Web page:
The annual meeting is very frequently the only way that anthropologists like myself have the opportunity to network with other anthropologists, to collaborate on research projects and papers, and to give and receive the mentorship necessary to ameliorate the historical homogeneity of both scholars and schools of thought in our discipline. I agree that we need to pursue method of combating out impact on the climate, but it shouldn’t be at the expense of those of us who are fighting for a climate of diversity and inclusivity in our discipline.

  6. I’d like to mirror Kerim’s sentiments; professional meetings are a lot more than the formal presentations and gatherings. As one of those isolated scholars myself, I cherish the time I can spend with others in my discipline; the professional (and indeed personal) benefits can be substantial.

    But I’d also like to pose another question in light of the sentiment expressed in the article. If we decide that we cannot support attending meetings due to harming the environment, how do we justify traveling (by air especially) to conduct our research? In this light, wouldn’t a reasonable interpretation of our ethical guidelines suggest we restrict ourselves to local research only?

  7. By calculating the per person production of CO2 for a 3000 mile conference trip, Jason illustrates very starkly the impact of air travel on green house gas production, but the illustration masks a more difficult problem: the airline flight generating that high level of CO2 will fly those 3000 miles whether or not anthropologists are on it. Modifying our national and international conference practices will slightly reduce the demand for CO2-producing flights, but it is less clear that it will reduce the number and frequency of flights or the production of CO2. In 2017, for example, it is estimated that there were roughly 2,245,000,000 air travel trips in the U.S., of which only about 20% were ‘business’ travel — which includes conference travel — while some 80% were ‘leisure’ trips. Most of that ‘business’ travel’ will be unaffected by any CO2-reduction policies, so anthropologists and other academic conference travelers are, arguably, piggy-backing on vacationers and private sector business flyers, and any additional CO2 production is probably negligible. We might want to consider the costs and benefits of reducing anthropology conferences — and academic conferences in general — to climate change, from a variety of perspectives., especially since much of this discussion has a kind of virtue-signalling quality, like driving a Prius when its total carbon footprint might be worse than many traditional gas-guzzlers.

    I also wonder if it’s worth bringing in the fact that lower-cost plane travel, at least in the U.S., has meant that grad students can now attend national conferences in numbers that we never saw in the past; regional conferences had high attendance when, say, the Northeastern Anthropological Association was the local and affordable option. Now the NEAA conference numbers have shrunk, and the AAA meetings are full of grad students — happily, I might add quickly, since the professional benefits of a national conference are considerably greater, and not just for job seekers.

    These are complex issues, and I don’t want to sound like I’m being sponsored by the Heartland Institute, but I have the feelings that the true complexities are being lost in the somewhat easy answers.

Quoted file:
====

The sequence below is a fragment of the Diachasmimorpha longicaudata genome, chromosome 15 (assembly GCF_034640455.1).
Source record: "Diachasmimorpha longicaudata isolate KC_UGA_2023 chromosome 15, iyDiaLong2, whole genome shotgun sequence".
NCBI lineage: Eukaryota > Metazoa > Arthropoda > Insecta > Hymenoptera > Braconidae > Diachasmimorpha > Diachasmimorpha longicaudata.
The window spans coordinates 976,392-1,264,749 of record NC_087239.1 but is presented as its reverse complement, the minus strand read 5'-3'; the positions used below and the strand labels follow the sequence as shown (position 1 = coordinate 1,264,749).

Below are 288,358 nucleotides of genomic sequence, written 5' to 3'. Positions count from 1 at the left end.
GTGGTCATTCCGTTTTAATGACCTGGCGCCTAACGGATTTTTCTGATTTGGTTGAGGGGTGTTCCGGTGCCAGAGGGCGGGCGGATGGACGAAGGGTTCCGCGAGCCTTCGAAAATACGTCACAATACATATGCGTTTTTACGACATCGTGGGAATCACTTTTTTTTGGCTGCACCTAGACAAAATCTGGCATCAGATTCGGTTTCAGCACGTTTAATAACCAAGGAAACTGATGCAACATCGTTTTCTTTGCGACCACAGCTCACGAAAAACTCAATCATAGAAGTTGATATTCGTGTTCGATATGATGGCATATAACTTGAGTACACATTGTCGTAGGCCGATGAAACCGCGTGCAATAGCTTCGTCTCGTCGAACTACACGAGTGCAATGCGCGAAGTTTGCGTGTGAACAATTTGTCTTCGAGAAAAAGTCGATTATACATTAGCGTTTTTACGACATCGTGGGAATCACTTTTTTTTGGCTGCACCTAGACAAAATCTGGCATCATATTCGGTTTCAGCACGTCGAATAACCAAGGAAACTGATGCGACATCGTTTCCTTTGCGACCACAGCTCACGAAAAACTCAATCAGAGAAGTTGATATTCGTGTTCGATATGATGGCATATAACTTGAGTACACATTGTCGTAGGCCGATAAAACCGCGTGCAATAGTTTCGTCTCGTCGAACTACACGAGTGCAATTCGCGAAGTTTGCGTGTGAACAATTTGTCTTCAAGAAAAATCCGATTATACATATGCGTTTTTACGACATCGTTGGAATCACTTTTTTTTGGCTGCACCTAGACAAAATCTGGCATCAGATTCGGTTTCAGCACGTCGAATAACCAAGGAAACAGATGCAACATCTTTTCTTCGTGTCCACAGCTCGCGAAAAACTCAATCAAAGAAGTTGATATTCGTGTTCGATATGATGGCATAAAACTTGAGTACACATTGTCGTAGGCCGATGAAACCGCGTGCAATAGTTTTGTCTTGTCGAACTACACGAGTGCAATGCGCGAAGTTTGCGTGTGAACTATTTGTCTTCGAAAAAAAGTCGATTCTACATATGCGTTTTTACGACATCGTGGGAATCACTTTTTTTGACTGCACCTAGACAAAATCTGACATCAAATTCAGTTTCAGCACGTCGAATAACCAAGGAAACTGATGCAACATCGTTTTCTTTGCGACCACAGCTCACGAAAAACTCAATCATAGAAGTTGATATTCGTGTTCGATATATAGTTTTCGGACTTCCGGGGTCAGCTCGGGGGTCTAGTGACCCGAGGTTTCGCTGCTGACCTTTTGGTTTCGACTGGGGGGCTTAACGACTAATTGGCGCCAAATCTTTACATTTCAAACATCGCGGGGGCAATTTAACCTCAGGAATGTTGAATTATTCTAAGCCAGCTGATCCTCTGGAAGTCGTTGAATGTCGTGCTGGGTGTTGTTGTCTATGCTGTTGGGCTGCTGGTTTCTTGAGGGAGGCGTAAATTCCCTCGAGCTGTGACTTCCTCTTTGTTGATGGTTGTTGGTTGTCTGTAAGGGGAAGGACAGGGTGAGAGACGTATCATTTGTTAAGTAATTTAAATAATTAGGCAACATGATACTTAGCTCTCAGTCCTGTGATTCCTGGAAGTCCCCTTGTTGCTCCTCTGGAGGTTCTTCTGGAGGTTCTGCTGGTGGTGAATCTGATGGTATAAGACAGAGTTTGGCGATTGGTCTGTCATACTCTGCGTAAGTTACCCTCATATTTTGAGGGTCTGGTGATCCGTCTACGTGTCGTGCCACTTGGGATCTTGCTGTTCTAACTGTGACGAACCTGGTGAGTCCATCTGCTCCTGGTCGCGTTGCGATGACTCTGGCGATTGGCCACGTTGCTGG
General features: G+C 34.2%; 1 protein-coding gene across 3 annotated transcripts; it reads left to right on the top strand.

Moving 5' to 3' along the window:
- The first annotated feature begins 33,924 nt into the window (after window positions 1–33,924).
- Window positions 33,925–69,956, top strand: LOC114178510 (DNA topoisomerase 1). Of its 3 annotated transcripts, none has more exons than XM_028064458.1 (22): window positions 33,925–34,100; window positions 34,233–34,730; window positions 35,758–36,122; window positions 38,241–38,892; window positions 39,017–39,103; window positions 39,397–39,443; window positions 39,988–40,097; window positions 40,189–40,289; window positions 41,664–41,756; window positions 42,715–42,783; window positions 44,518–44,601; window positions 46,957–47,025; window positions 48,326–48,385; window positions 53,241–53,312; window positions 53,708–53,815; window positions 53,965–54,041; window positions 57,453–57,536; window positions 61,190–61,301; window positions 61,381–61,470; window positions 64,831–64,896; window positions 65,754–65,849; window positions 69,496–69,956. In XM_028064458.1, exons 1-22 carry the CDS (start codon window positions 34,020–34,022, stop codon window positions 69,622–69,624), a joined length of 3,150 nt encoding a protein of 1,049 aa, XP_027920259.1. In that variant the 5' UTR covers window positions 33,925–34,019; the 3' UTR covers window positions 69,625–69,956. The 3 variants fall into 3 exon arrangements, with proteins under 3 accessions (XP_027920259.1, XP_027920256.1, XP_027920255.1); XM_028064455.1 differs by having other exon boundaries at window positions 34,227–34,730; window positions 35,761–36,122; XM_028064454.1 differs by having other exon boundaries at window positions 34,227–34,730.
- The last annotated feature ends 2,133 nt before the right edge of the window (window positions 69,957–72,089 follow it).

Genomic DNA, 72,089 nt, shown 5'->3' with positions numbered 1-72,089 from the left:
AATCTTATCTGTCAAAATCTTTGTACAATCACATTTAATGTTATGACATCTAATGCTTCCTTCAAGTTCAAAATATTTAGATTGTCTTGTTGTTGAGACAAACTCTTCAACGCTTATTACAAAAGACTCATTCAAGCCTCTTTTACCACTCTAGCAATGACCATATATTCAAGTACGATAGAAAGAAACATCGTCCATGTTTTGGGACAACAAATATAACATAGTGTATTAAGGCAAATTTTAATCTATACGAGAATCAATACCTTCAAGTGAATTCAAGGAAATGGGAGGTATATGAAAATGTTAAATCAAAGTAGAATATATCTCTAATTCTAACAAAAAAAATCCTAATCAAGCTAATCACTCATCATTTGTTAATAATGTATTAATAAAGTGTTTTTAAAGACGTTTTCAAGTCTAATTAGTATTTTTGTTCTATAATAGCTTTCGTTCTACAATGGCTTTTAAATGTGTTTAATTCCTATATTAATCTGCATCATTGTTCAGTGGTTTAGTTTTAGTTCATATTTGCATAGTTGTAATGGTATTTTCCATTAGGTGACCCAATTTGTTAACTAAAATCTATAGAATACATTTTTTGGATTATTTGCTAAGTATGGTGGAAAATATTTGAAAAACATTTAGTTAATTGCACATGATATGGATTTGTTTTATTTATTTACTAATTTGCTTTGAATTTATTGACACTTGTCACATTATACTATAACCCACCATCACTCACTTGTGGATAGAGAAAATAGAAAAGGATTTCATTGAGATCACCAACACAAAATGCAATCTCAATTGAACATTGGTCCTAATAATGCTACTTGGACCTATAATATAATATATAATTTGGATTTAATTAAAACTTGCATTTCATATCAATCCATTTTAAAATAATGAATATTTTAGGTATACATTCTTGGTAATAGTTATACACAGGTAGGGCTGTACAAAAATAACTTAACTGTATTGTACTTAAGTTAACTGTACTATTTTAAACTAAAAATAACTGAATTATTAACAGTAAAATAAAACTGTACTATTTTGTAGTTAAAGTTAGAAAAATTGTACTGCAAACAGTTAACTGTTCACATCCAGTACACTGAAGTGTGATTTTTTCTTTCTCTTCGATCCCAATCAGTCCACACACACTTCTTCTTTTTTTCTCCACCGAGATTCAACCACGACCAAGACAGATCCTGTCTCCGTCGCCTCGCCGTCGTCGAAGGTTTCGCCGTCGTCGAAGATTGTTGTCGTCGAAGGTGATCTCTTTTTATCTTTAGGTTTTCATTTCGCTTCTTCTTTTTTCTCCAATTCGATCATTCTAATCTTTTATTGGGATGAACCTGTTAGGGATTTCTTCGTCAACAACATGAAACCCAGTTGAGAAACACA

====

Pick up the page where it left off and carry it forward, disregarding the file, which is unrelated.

1. Airlines are not in the business of flying empty planes. To suggest that whether or not one flies makes no difference to the actual event of a flight makes no sense. There’s a reason airlines spend huge amounts of money advertising: they need to encourage people of fly to be economically viable. If thousands of anthropologists were to shift their behavior–and especially if they were to do so publicly given the power of example-setting in encouraging others to adopt low-carbon ways (see, for example, link)–there would certainly be an impact. In addition, just the decrease in weight carried by an airplane resulting from people foregoing a flight makes a difference. United Airlines, for instance, has announced that its magazine will be one (1) ounce lighter in 2018. This, coupled with the airline’s decision to get rid of duty-free carts, will result in 30,000 fewer metric tons of carbon dioxide emitted this year! (See link) For those compelled to live near airports and breathe the resulting dirty air, such small changes can make a big difference.

  8. I am not an anthropologist, but a researcher in sustainability facing similar conundrums (although since I live & work in the UK, I feel already close to the “centre of interest” rather than the periphery). I just can’t justify going to conferences by long air travel any more, at all, on ethical grounds: the demonstrable harm done (in fact and in example) outweighs any measurable benefit that me giving a talk could bring – whereas by taking a principled stand, I know I am at least not doing further harm. Also I have been personally thanked, in really touching ways, by younger scholars when I traveled to faraway conferences by train: they believe what they can see, and they like to see action rather than words.
    This does not help the purpose of scientific communication across continents, from periphery to centre, informal as well as formal, senior and junior. I really welcome more work and thought on this. One thing that does help is social media: it allows much more immediate and diffuse communication, as well as more informal communication oftentimes.
    I hope this community, with Jason and others’ leadership, will be able to find new, scientifically and socially excellent ways of collaborating and meeting without damaging the planet further. Honestly, the question for all of us is not “if” but “how”: we desperately need to make this work.